Takeda lays out $126M to tap robotics, virtual reality and more at California production site

After recently opening one cell therapy plant and breaking ground on another in Massachusetts, Takeda is pivoting westward to beef up production in California.

The Japanese drugmaker is injecting $126 million into its Thousand Oaks facility to boost manufacturing and support new product lines, Pacific Coast Business Times first reported. Takeda was joined by the city’s mayor, Claudia Bill-de la Peña, for a groundbreaking event on Thursday, July 22.

The outlay will be used to grow Takeda's portfolio of treatments and boost capacity "to manufacture additional products for the rare disease community," Stephen Hatke, Takeda's Thousand Oaks site head, said in a YouTube video about the expansion. The company didn't name the specific products it plans to make there. 


As for the expansion itself, Takeda will build a new 15,000-square-foot manufacturing facility at the site and expand an existing 14,000-square-feet of production space. Takeda has been knocking around the Thousand Oaks area since 1996, the Business Times said.

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The company pinpointed Thousand Oaks for its expansion “based on capability, staffing as well as the local community and the things we could bring to the area,” Hatke, told the news outlet.

The site’s workforce currently stands 550-strong. Takeda plans to boost its headcount in Thousand Oaks, though nothing is certain, Hatke said, as quoted by the Business Times.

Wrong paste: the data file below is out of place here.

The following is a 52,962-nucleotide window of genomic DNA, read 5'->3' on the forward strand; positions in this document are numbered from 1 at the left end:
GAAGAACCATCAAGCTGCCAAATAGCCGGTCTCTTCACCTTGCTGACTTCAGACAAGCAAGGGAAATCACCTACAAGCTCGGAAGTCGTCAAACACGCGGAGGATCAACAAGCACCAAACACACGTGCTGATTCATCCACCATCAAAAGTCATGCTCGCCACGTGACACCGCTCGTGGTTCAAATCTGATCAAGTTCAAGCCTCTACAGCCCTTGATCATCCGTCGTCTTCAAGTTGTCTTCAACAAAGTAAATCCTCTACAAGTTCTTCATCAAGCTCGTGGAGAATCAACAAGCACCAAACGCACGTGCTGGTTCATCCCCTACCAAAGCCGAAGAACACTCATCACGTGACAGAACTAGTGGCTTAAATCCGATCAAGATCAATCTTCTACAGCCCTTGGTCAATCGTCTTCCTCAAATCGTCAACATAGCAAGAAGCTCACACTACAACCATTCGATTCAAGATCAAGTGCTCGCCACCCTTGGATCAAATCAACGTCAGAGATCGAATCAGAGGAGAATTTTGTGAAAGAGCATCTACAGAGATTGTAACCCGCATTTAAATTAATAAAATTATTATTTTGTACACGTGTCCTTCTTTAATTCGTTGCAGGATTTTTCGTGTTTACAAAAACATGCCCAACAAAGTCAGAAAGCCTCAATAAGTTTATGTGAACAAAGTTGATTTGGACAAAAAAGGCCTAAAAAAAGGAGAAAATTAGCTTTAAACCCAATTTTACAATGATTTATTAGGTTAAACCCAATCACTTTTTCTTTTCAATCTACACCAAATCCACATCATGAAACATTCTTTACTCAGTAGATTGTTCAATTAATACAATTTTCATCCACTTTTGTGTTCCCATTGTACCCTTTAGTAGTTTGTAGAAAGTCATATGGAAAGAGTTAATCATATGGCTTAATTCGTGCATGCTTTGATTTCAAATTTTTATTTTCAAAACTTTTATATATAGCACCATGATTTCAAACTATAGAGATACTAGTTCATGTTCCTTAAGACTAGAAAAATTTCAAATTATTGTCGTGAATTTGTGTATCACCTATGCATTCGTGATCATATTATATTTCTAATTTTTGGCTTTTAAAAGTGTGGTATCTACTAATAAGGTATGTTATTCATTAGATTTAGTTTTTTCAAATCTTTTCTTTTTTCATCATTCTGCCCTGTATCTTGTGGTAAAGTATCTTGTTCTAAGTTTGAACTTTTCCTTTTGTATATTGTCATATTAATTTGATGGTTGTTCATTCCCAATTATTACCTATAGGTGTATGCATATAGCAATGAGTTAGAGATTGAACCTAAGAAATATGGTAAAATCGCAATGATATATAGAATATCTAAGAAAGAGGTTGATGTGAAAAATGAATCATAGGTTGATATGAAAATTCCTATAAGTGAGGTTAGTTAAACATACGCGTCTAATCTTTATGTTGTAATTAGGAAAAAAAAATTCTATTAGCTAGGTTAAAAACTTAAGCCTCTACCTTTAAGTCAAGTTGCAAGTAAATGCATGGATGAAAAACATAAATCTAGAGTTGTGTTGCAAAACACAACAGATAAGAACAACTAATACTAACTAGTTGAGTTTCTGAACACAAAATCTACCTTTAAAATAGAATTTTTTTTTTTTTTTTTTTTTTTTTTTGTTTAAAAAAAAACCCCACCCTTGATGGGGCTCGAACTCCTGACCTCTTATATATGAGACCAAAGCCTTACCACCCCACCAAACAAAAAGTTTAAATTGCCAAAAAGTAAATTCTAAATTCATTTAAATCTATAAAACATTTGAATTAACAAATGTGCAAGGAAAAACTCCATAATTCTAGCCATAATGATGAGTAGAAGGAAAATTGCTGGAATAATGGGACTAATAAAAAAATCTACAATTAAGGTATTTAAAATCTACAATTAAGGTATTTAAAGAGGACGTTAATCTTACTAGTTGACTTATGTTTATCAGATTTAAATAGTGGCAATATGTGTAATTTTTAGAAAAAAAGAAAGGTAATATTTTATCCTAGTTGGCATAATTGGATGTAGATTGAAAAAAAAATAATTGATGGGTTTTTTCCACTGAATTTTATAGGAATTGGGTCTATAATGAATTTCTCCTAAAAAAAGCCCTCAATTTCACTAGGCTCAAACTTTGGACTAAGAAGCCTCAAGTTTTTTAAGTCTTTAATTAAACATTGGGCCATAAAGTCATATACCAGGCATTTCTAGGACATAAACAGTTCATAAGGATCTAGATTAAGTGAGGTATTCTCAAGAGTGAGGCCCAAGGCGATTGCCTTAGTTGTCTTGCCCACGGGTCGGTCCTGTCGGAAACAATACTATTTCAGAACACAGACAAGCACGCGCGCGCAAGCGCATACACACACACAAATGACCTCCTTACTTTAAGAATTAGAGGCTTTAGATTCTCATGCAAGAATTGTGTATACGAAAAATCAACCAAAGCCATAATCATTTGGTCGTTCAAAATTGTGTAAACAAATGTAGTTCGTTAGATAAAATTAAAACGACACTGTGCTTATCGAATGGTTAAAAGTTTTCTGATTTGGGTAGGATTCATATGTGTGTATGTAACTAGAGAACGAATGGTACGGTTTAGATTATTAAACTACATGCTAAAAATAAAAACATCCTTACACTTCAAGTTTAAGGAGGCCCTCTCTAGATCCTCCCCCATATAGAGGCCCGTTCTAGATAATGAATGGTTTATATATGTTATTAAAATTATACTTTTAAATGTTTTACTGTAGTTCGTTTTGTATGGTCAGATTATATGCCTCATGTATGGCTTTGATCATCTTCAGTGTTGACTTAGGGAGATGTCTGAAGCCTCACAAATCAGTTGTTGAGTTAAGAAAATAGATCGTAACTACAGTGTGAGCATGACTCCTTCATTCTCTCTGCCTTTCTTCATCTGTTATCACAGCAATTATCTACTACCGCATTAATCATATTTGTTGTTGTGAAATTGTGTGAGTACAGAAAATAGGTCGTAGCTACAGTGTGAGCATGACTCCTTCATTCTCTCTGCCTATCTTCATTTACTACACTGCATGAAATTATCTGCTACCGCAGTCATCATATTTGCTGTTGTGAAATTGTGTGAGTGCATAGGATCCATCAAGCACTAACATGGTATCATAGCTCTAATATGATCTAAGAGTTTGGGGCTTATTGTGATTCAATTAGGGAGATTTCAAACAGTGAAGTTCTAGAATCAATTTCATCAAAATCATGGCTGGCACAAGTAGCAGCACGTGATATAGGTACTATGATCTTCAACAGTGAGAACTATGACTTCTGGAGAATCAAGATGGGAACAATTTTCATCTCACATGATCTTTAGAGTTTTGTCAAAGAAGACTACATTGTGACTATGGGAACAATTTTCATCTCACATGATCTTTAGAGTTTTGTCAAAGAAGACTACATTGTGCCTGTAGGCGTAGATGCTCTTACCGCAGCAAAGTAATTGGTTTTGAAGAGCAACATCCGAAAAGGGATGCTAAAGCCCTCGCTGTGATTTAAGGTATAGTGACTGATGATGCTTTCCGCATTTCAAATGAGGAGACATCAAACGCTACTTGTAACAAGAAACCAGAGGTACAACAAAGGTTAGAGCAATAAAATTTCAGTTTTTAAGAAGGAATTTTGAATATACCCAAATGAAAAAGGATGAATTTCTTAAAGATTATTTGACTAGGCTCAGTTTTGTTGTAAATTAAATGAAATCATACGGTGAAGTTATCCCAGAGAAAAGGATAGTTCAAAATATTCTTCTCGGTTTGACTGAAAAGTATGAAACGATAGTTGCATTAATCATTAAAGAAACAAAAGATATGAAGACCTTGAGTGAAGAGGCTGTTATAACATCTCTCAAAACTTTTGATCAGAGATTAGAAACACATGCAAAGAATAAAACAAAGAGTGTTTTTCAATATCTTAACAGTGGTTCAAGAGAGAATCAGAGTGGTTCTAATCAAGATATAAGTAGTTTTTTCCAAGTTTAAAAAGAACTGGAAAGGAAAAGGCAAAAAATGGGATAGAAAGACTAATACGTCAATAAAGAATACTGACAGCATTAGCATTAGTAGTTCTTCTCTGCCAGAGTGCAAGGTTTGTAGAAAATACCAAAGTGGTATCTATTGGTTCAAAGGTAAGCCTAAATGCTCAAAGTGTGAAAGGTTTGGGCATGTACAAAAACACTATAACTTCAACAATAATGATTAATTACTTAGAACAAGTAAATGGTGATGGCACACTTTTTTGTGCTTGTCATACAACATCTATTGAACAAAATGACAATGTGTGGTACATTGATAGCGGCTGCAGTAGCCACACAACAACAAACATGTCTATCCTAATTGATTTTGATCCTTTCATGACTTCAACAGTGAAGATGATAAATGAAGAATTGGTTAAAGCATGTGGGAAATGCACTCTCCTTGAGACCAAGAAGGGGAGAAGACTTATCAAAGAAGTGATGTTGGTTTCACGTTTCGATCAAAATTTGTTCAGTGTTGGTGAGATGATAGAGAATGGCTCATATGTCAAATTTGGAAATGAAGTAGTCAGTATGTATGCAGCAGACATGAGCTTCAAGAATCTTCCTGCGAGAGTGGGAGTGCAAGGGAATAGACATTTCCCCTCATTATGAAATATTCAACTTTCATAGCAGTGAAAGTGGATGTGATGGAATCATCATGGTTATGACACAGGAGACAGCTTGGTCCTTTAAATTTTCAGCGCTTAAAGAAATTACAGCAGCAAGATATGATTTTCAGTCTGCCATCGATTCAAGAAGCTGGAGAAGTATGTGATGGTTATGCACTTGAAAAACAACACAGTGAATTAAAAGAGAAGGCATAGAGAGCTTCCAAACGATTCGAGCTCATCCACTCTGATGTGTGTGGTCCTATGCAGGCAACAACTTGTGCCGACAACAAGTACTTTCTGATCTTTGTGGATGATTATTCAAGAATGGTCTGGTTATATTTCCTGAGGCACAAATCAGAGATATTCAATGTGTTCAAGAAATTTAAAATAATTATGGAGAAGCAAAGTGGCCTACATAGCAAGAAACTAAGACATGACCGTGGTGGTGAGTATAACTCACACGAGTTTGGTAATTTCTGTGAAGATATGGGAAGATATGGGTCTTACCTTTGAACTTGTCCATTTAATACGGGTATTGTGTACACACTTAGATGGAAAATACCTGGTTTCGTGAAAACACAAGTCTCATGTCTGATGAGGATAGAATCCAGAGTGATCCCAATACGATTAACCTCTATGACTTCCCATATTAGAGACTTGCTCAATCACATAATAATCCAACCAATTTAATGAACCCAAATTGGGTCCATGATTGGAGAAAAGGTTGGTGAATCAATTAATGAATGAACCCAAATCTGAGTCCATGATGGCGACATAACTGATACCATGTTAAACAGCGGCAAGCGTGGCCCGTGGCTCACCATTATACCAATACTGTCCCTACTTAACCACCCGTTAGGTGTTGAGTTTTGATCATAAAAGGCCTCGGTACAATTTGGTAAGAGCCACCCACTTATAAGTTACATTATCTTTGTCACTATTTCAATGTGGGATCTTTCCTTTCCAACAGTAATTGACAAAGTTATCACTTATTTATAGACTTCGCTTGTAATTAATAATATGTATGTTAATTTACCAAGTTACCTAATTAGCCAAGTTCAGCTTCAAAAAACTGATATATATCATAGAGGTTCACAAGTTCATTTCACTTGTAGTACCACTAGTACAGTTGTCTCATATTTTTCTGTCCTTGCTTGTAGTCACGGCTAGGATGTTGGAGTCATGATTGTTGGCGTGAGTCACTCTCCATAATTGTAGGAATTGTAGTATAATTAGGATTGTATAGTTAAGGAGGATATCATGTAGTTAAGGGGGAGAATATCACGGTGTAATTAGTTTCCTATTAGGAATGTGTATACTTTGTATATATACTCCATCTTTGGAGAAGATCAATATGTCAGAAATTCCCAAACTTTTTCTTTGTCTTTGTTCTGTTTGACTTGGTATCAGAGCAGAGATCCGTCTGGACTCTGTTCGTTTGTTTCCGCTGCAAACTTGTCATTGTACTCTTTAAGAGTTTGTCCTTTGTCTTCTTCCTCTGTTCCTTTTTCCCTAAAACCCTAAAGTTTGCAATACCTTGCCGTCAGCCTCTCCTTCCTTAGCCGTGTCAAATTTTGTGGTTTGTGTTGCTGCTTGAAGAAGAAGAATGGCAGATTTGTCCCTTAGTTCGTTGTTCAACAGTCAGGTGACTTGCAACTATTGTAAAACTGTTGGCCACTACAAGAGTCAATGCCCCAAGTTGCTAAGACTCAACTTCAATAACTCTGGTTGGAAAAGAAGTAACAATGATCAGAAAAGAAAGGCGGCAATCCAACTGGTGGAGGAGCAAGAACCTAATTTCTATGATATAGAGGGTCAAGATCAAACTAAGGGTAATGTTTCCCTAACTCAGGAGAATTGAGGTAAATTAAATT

The manufacturing chief pointed to some of the cutting-edge technology Takeda will roll out at the upgraded facility, such as automation and robotics, plus virtual reality equipment and training.

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In Massachusetts, where the bulk of Takeda’s U.S. operations are based since the Shire buyout, the Japanese pharma has been swiftly ramping up its cell therapy ambitions. In September, the company cut the ribbon on a new 24,000-square-foot R&D manufacturing center in Boston, which it said at the time would handle clinical development for three ongoing pipeline programs and two other prospects pegged to enter clinical development by the end of 2021.

Earlier this year, the company revealed it had broken ground on a 38,000-square-foot commercial cell therapy plant in Lexington, Massachusetts, which is about 10 miles from downtown Boston. Takeda says the new $84 million plant will be used to make cell therapies for cancers and other diseases. That site will also tap robotics and virtual reality training, which Takeda says should help operators “learn in a virtual environment before they enter the real facility.”